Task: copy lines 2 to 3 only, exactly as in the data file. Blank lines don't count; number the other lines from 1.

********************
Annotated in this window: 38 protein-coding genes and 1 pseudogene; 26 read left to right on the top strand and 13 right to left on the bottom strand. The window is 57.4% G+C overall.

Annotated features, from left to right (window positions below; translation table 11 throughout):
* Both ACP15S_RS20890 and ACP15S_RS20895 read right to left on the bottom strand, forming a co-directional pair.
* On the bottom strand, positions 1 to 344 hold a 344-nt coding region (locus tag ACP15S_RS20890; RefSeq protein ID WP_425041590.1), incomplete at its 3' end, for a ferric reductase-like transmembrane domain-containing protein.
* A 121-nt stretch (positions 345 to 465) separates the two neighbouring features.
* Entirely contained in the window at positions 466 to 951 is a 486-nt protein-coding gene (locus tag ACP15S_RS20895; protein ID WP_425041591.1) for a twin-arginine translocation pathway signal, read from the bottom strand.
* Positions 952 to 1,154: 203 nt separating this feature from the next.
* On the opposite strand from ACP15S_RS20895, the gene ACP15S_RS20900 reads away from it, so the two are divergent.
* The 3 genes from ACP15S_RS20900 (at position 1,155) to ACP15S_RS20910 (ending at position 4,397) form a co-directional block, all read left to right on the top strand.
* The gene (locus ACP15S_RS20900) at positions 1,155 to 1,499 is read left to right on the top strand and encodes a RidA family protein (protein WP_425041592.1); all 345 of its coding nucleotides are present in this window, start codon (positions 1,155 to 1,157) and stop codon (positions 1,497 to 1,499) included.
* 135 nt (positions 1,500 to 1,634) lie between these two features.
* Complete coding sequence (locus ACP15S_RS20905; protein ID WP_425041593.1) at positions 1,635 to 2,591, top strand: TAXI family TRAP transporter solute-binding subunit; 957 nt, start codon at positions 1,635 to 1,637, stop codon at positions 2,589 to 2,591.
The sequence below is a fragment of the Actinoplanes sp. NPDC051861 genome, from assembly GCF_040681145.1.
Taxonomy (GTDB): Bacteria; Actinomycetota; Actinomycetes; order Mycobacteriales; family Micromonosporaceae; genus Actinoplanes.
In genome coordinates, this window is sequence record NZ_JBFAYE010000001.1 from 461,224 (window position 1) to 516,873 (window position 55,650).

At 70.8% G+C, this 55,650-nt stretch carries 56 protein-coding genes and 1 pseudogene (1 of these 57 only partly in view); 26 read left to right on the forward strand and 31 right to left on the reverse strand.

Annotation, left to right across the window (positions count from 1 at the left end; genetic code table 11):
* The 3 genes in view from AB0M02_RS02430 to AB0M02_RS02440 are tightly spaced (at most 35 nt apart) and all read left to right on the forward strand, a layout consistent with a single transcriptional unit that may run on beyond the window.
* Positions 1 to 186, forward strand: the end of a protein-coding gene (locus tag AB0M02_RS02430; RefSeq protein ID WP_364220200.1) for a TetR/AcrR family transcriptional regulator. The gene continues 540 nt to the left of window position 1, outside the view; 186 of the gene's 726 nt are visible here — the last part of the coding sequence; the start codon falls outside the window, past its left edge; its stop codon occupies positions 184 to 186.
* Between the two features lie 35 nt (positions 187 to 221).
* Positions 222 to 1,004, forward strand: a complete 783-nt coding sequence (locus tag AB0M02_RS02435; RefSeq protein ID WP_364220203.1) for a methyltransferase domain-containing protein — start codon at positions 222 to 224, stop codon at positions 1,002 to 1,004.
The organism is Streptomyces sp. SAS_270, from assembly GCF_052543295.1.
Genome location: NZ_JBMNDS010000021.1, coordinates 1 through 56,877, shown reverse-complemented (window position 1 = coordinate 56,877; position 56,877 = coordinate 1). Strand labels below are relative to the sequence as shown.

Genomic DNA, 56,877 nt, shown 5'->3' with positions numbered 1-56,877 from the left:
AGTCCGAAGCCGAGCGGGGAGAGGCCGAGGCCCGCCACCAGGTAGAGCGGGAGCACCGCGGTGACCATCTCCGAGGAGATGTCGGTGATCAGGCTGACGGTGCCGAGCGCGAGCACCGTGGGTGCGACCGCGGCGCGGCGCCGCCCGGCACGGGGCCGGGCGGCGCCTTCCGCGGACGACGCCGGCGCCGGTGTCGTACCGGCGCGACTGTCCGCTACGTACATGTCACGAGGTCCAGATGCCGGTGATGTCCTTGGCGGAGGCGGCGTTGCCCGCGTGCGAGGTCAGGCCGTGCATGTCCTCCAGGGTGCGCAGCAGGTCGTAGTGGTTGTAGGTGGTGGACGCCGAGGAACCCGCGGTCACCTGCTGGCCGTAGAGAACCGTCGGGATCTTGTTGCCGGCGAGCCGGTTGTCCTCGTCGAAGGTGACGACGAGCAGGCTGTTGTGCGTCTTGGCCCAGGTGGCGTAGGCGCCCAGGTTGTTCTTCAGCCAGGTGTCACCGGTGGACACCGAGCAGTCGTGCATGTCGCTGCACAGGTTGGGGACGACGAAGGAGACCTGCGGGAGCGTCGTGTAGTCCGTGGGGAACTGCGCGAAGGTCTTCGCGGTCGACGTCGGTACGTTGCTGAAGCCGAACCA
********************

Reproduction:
Annotated features, from left to right (window positions below; translation table 11 throughout):
* Both ACP15S_RS20890 and ACP15S_RS20895 read right to left on the bottom strand, forming a co-directional pair.